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Articles by Keyword - Contamination
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Columns: Food Defense and Protection
Specialists in government, industry, and academia are exploring ways to protect the nation’s food supply against intentional contamination and adulteration from sabotage, terrorism, economic fraud, and other illegal action
The fundamentals for controlling risk factors associated with food contamination
Trust in food suppliers and simple product screening may go a long way in ensuring contaminated products don't reach consumers.
Real-world examples demonstrate how testing can resolve contamination issues
Departments: Insure Against Food Contamination
Make sure your company is financially protected.
In recent years, the focus on the environmental quality of the food production landscape has increased. Although far from being a new problem, high-profile cases resulting in sickness and death traced back to the manufacturing process have caused the industry to reassess contamination control strategies, an issue currently under discussion in the Senate and inherently linked to food safety. Some level of contamination control naturally already exists and, given the diversity in environmental production...
Escherichia coli can live for weeks around the roots of produce plants and transfer to the edible portions, but the threat can be minimized if growers don’t harvest too soon, a Purdue University study shows.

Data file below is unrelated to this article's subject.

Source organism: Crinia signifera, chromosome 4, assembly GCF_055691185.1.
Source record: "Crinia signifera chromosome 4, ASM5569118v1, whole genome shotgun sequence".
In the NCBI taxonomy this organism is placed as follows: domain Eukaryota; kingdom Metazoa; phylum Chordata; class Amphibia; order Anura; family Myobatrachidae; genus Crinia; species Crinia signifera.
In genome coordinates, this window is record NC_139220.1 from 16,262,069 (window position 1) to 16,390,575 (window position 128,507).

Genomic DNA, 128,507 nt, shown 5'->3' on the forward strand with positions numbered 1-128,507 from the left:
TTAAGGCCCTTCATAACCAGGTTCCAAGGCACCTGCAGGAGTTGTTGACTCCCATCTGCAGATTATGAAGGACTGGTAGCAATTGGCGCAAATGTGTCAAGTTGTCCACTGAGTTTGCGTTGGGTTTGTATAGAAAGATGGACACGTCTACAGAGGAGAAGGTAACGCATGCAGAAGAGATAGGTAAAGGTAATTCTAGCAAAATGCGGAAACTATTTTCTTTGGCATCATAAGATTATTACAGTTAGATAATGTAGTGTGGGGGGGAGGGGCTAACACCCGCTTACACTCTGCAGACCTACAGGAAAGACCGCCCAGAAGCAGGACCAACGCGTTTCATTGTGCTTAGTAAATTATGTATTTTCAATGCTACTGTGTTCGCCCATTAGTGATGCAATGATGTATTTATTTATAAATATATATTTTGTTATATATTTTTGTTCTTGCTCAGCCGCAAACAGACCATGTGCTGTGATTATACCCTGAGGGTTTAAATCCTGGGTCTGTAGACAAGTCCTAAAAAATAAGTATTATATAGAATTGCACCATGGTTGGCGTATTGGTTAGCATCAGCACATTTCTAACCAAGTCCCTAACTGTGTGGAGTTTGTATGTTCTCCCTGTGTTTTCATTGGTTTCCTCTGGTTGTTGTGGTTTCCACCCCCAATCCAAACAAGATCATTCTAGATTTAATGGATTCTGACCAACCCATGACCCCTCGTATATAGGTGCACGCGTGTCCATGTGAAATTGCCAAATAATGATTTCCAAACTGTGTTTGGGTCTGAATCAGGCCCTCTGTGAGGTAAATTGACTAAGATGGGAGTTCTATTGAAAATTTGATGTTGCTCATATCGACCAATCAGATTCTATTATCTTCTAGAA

University of Toronto scientists have found that chemicals used to line fast-food wrappers and microwave popcorn bags are migrating into food and being ingested by people where they are contributing to chemical contamination observed in blood.
Departments: ICP-MS for Detecting Heavy Metals in Foodstuffs
Heavy metals can be toxic for humans when they are not metabolized by the body and accumulate in the soft tissues. Depending on the heavy metal in question, toxicity can occur at levels just above naturally occurring background levels, meaning that consumption of food with a high heavy metal concentration can cause acute or chronic poisoning.
Researchers at McGill University in Montreal have found new evidence that eating Escherichia coli-contaminated chicken can cause urinary tract infections (UTIs).